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Allow Utilities To Place Lines Along Freeways

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Renewable energy sources are often located in rural areas far from the urban centers that call for the highest demand for energy. The power grids in existence today were designed to link customers to relatively nearby coal, gas and nuclear powerplants. In order to benefit from the environmental, economic and national security advantages of renewable

energy, the U.S. needs to find affordable and efficient means to transmit the renewable energy from these remote areas to where it is needed most.

With private property easements both scarce and expensive, the use of existing freeway right-of-way offers a very attractive option for transmitting renewable energy, as well as serving as a suitable location for the installation of renewable generating facilities on structures, roadside slopes, along fence lines and even within the pavement itself.

The American Association of State Highway and Transportation Officials' (AASHTO) policy, although advisory, still officially prohibits longitudinal utility installations along freeways, except in rare cases and for fiber optics. AASHTO is becoming receptive to the idea. Though policy change takes time, there are good reasons to hurry.

State transportation departments, either by their own accord or in reaction to public demand, are beginning to look at the use of freeway right-of-way to transmit wind and solar energy. But while AASHTO carries out its analysis, most states continue to follow the official AASHTO policy.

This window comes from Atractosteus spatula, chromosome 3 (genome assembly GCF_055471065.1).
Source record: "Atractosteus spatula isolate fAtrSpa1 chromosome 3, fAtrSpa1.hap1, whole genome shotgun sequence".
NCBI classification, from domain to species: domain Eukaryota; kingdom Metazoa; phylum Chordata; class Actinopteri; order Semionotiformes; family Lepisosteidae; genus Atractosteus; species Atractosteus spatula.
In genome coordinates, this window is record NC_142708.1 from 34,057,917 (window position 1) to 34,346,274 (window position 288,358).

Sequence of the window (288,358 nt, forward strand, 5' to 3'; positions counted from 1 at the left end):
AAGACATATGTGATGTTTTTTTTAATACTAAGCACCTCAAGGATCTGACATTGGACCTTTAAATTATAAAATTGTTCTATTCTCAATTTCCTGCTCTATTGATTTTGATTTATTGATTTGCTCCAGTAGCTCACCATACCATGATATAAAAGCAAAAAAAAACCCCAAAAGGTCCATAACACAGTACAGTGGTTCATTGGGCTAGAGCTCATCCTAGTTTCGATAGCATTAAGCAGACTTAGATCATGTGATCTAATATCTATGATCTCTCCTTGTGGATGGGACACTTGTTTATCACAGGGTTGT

There are precedents for allowing longitudinal installations along rights-of-way. Until 1988 the Federal Highway Administration (FHWA) prohibited longitudinal installations on freeways.

Utilities have been allowed to use highway right-of-way—but not freeway (expressways with fully controlled access) right-of-way—for power, communications, gas, water and other installations almost since the beginning of the federal and state highway programs.

What FHWA Allows

A key section of the Code of Federal Regulations contains the FHWA's finding that it is in the public interest to accommodate utility facilities on the right-of-way of federal-aid highway projects provided certain public safety conditions are met. Another section as well as policies in the FHWA's program guide on utilities and highways allow states to decide if they want to permit longitudinal utility installations, including overhead transmission lines, on freeways. FHWA policy further allows the states to charge fees for utility use and to use the revenues as they see fit, including for transportation.

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